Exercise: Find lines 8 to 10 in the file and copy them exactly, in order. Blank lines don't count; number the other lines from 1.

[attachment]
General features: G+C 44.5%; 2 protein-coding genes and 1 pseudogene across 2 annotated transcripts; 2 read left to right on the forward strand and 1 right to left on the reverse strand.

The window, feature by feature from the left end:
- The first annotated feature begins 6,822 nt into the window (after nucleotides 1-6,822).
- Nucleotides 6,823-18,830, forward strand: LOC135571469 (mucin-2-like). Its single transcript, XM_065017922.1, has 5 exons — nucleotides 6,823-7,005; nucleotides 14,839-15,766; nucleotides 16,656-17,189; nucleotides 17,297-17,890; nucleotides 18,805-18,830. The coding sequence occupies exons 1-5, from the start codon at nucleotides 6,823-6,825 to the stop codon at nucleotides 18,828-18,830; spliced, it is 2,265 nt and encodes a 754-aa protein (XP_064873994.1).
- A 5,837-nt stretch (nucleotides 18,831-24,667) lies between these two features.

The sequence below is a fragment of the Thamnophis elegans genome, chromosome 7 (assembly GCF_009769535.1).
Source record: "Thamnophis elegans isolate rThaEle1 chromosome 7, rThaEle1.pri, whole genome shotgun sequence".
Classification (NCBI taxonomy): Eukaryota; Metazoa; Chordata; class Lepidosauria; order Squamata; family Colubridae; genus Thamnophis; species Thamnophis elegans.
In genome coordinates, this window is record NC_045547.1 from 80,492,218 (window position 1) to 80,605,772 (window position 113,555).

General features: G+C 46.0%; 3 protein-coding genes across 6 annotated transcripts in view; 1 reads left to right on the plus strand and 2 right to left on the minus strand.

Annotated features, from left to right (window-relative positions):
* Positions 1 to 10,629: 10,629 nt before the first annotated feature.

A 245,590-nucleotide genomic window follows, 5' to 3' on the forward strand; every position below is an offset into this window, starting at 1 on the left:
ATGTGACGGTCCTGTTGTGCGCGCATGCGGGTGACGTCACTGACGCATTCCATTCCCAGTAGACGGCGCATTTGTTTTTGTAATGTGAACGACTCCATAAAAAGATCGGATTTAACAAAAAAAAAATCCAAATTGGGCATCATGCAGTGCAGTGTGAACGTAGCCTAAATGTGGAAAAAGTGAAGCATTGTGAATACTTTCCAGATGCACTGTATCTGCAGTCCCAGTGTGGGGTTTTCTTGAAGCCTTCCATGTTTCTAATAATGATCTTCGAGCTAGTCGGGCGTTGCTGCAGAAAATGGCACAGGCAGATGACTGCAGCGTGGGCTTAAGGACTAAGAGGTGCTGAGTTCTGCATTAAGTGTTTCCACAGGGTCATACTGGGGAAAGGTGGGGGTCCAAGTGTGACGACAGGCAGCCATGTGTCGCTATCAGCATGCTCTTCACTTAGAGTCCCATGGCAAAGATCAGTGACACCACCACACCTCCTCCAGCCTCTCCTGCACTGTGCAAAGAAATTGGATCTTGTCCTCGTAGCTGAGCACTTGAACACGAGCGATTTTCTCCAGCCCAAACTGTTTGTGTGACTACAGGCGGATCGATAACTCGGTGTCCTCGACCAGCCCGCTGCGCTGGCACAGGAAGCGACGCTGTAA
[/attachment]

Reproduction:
Classification (NCBI taxonomy): Eukaryota; Metazoa; Chordata; class Lepidosauria; order Squamata; family Colubridae; genus Thamnophis; species Thamnophis elegans.
In genome coordinates, this window is record NC_045547.1 from 80,492,218 (window position 1) to 80,605,772 (window position 113,555).

General features: G+C 46.0%; 3 protein-coding genes across 6 annotated transcripts in view; 1 reads left to right on the plus strand and 2 right to left on the minus strand.